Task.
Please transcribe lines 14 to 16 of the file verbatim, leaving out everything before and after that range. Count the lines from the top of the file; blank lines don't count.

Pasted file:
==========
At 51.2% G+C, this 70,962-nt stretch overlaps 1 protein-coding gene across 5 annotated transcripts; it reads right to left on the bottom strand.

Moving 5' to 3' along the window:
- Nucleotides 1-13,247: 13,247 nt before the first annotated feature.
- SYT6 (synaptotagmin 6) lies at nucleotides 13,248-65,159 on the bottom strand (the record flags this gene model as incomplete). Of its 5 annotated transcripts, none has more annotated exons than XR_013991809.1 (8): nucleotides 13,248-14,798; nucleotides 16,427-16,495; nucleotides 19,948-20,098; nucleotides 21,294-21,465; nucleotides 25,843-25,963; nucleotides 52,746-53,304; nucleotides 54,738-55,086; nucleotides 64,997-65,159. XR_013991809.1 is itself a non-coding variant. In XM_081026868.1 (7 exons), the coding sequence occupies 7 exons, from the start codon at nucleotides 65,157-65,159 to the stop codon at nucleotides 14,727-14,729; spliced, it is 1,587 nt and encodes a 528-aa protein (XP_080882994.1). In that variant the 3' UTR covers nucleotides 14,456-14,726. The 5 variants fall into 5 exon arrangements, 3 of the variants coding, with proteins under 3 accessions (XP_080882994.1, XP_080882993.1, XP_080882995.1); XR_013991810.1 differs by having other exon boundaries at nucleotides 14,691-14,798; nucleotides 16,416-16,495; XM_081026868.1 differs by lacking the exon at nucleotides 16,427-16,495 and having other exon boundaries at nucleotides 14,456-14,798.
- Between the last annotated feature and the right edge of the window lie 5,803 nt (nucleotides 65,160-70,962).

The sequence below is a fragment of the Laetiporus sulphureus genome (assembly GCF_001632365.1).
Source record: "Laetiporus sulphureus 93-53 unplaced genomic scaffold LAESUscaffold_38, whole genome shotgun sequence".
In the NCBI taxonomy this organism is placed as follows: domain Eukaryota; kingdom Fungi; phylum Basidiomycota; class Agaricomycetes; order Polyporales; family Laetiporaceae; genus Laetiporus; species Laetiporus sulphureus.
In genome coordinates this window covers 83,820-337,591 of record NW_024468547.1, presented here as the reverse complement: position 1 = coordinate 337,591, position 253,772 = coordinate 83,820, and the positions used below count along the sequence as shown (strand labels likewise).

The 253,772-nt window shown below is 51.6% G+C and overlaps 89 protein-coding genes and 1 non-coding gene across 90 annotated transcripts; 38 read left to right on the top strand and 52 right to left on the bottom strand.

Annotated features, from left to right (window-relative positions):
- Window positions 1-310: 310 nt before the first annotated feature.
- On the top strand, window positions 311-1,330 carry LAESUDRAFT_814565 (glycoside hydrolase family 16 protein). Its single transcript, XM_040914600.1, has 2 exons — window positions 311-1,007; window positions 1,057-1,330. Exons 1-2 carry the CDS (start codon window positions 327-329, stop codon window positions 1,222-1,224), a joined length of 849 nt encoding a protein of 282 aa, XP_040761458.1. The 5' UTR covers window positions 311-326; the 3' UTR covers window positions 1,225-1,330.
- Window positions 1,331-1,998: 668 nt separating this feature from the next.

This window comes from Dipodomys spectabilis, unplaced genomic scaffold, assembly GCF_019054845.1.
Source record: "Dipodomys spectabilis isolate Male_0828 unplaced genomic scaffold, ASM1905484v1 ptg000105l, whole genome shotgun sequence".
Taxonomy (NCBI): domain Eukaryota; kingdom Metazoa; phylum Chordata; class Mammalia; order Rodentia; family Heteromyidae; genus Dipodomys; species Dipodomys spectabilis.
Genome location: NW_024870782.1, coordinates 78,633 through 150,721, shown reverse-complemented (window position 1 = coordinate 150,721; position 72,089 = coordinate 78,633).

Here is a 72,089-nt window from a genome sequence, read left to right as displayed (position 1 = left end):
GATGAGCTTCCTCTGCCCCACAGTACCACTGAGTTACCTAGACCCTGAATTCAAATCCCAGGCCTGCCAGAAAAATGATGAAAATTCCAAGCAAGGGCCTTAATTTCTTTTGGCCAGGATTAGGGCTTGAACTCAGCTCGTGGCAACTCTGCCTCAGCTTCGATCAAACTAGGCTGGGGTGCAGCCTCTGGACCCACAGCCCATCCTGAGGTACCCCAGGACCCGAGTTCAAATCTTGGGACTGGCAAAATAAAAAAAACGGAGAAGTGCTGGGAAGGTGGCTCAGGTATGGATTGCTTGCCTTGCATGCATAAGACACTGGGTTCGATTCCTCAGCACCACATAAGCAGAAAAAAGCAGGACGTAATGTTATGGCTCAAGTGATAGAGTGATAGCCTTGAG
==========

- Window positions 1,331-1,998: 668 nt separating this feature from the next.

This window comes from Dipodomys spectabilis, unplaced genomic scaffold, assembly GCF_019054845.1.
Source record: "Dipodomys spectabilis isolate Male_0828 unplaced genomic scaffold, ASM1905484v1 ptg000105l, whole genome shotgun sequence".